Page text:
Publication date: 28th June, 2019
Genre: Science fiction, Dystopian
The year is 2126. Earth is a husk of its former glory.
Bled dry of resources by an ever-increasing parasite, Humankind.
To live in this time is to be one payroll number amongst billions. Born to work until death.
Freedom and individualism are resigned to the past within the Mega Corps.
Huge cities, each owned by a corporation have replaced the countries of old.
Their tall walls the only divide between the suffocation of a dense metropolis
and the starvation of the barren wastelands.
Surviving this age means bending the knee to the combined over-class of rich
and powerful, Unity — an organisation that had been formed in the era after first contact with an alien race. The only contact, never to be seen again.
Mankind rallied under one banner…
But as is the nature of the powerful, they preyed on the nightmares of the weak.
Now all hide within their high walls, fed on propaganda and fear of the aliens return.
The parasite grows, draining its birth world in the hope of being ready for a foe
only seen in nightmares and the books of old.
This is the tale of those times…
I picked up Orson for its intriguing cover. The bluish-white orb portended a story about space and aliens, and the words “relocation lottery” caused my imagination to run wild.
At 347 pages, Orson isn’t a quick read but not a word is unnecessary. Nowhere did the narrative drag—not even when the male protagonist is introspecting or debating with his inner voice, which happens often.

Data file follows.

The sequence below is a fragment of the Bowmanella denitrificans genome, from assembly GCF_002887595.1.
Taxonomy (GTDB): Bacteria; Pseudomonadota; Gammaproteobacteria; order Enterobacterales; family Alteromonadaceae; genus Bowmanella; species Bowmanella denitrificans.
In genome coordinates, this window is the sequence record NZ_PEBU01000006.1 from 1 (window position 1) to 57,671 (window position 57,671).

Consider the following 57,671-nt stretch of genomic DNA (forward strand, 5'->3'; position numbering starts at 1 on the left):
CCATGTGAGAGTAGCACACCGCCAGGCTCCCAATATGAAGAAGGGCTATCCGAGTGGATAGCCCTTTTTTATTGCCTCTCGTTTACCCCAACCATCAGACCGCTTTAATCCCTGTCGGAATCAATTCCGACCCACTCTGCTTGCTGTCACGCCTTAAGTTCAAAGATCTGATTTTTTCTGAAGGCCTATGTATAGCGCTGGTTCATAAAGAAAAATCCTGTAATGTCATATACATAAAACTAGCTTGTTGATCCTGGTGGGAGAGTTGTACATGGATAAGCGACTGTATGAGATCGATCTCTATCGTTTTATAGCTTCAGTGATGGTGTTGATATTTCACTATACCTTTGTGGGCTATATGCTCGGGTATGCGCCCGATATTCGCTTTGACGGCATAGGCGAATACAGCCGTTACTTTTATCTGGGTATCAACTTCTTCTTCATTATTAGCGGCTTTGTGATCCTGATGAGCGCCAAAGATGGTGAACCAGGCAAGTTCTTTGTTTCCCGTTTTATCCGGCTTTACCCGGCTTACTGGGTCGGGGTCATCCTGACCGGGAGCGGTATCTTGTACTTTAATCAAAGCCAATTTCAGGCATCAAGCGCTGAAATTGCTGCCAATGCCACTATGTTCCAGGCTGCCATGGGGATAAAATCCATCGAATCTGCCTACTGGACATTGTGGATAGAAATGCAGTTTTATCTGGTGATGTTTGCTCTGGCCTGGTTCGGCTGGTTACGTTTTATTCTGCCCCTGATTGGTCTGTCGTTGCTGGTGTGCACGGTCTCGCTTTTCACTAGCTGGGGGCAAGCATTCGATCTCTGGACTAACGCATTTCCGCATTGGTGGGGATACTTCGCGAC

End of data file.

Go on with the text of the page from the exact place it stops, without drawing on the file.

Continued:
The plot benefits from Pearson’s ability to write movie-worthy action scenes and create realistically flawed characters who grow as the story progresses.
Orson, the male protagonist, starts off as a man-child with a penchant for complaining but evolves into a more responsible person when his future seems to hang in the balance. Similarly, Estan, the female protagonist, may project a tough exterior but struggles with self-doubt and questions of morality.
The characters are well-drawn, with detailed and credible backstories that help us understand where they’re coming from and what their motivations are. Everything is explained at the right juncture, and there are plenty of twists to keep you wondering just what will happen next. Pearson also gives minor characters an elaborate story—perhaps they will return in the next book in the series.
The dystopian setting allows for commentary on real-world issues like global warming, environmental pollution, and the inequitable distribution of wealth. He also weaves in philosophical quotes, mostly spoken/thought by Orson, without disrupting the pace of the narrative.
“A person’s life can be broken down into three events. Other things will definitely occur throughout this time, but these three are universal to mankind. Coming into the world, making a mark on the world, and leaving it.”
Pearson’s world is run by advanced technology, which raises questions about privacy, confidentiality, and security when control is concentrated with a select few. The political scenario is frighteningly reminiscent about what is happening in the real world. Funnily enough, robots are considered “old tech” in Orson’s world.
I would say that Pearson’s strong suit is the way he creates an “atmosphere” with his descriptions of the setting. I could feel the oppressive heat and hopelessness of the mines, the gritty life on the wastelands, the clinical coldness of the hospital, and the insidious comfort and the so-called safety of the high walls of the Mega Corporations.
I would recommend Orson to people who enjoy an action-packed science fiction story in a dystopian setting. Book 2 in the series (Estan: The Lucid Chronicles #2) has also been released so you can continue reading without a break. I know I will—I’ve already downloaded the next book via Kindle Unlimited!
About the Author: You can learn more about David J Pearson from his blog.
(I received a review copy from the author via Booktasters in exchange for an honest review.)
(This post contains Amazon affiliate links.)